Political expert: New Texas redistricting maps creates virtually no competitive races in Houston
Oct 21, 2021
STATE LAWMAKERS APPROVE NEW DISTRICT MAPS
State lawmakers wrapped the third special session of 2021 this week. Before they adjourned, they approved new maps for U.S. House, State House and State Senate districts.
Every 10 years, new maps are drawn based on U.S. Census data.
State Senator Paul Bettencourt said lawmakers spent hours listening to Texans before anything was approved.
"There's been dozens of virtual hearings. There's been hearings in-person. These types of hearings have lasted multiple hours over and over. I think that these maps reflect the total number that was given to us by the federal government," Bettencourt said.
Rice University political science professor Mark Jones said, despite the hearings, Republican lawmakers utilized the new maps to maintain power.
"These districts have been tailor-made for the Texas Republican party to protect the seats they have in the U.S. House, Texas Senate and Texas House, and (they) go on the offensive for a couple of seats," Jones explained.
NEW MAPS COULD MEAN A DRAMA FREE 2022 ELECTION NIGHT
In 2020, the Houston area had several close races involving U.S. representatives and State House members. Jones said don't expect that in 2022.
"The only district that's remotely competitive in the Houston area is House district 134, held by Democrat (State Rep.) Ann Johnson," Jones explained. "Even there, Johnson is going to be a real favorite going into the 2022 election."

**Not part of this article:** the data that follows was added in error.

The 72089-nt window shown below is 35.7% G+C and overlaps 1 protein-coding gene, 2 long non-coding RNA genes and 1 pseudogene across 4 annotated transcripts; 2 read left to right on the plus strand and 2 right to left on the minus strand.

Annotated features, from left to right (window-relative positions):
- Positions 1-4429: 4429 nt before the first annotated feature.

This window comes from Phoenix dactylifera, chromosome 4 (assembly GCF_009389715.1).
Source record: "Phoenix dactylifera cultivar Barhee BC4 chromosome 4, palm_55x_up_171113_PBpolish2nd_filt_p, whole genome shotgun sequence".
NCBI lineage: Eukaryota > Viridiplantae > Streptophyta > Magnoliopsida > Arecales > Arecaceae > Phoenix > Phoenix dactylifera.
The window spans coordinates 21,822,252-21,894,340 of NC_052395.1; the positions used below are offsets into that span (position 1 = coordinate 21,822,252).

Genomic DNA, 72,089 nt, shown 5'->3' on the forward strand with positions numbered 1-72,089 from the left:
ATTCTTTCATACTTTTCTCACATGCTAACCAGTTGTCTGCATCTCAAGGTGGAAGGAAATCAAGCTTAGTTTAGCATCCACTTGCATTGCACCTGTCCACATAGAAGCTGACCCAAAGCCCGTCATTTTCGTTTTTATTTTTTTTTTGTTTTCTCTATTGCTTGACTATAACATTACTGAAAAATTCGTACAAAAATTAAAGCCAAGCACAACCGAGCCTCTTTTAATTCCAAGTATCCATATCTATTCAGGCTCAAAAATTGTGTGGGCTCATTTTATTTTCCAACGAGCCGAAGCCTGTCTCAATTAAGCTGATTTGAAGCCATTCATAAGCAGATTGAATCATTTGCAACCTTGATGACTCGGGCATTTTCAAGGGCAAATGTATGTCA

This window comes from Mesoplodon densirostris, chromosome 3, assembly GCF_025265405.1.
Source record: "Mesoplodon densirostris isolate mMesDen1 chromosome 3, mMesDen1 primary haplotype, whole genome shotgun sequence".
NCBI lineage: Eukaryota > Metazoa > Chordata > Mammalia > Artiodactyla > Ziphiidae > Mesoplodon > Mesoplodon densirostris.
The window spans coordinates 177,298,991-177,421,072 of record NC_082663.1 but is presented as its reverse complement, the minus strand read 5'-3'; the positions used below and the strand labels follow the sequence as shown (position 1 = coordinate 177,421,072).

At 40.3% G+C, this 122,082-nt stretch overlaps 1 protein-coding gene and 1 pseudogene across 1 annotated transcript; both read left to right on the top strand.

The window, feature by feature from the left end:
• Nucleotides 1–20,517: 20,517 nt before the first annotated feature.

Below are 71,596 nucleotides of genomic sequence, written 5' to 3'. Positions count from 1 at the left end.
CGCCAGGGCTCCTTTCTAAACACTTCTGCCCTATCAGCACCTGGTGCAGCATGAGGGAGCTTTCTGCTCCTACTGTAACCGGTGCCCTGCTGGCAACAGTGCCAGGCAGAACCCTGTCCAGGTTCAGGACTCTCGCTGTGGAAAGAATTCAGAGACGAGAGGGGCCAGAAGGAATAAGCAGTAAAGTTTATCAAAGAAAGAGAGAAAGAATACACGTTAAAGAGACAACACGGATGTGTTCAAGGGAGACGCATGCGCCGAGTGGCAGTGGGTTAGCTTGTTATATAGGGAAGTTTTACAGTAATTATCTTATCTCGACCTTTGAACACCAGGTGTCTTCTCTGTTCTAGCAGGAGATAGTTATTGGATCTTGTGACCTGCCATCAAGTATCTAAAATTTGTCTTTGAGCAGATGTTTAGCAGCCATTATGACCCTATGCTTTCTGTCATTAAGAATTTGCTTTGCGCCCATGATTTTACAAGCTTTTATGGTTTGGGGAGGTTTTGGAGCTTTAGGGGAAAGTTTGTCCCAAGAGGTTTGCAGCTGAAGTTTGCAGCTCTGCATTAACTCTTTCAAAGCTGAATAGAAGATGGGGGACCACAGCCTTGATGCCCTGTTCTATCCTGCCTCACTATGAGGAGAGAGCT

Jones used voting numbers from the 2020 Supreme Court of Texas races to determine voting with the new maps. He said the Supreme Court races give a good indication of how people vote.
A competitive race, Jones said, means the vote is within 10%.
The new maps, he said, doesn't just create non-competitive races in Houston, but it'll be statewide.
"We have 219 legislative districts in Texas for U.S. House, Texas Senate and Texas House," Jones said. "Of those, only 11 of those look to be competitive as we move into the 2022 election."
IT'S NOT JUST NON-COMPETITION, SOME WORRY THE MAPS DON'T GIVE REPRESENTATION TO COMMUNITIES OF COLOR
Shortly after the maps were approved, a lawsuit was filed by LULAC, the League of United Latin American Citizens.
2020 U.S. Census data shows people of color drove 95% of Texas' population increase. Because of this, attorney Gloria Leal, who represents LULAC, said the new maps should create more opportunities for minority candidates.
Instead, they're worried the election outcome is already determined.
"I'm concerned that this is going to result in suppression of the vote," Leal explained. "People may not want to get out to vote. Even if you do, you may not have opportunity that you had in the past."
Bettencourt disagrees. He said the new Senate map splits a district that could allow Hispanic representation from both parties.
"I'm not really sure what LULAC is aiming on this lawsuit because the Senate map looks like it's actually going to increase Hispanic representation," Bettencourt said.
Gov. Greg Abbott still has to approve the maps.
Even if they're challenged in court, experts said the legal process will take years, so the maps will most likely remained untouched for the next few election cycles.
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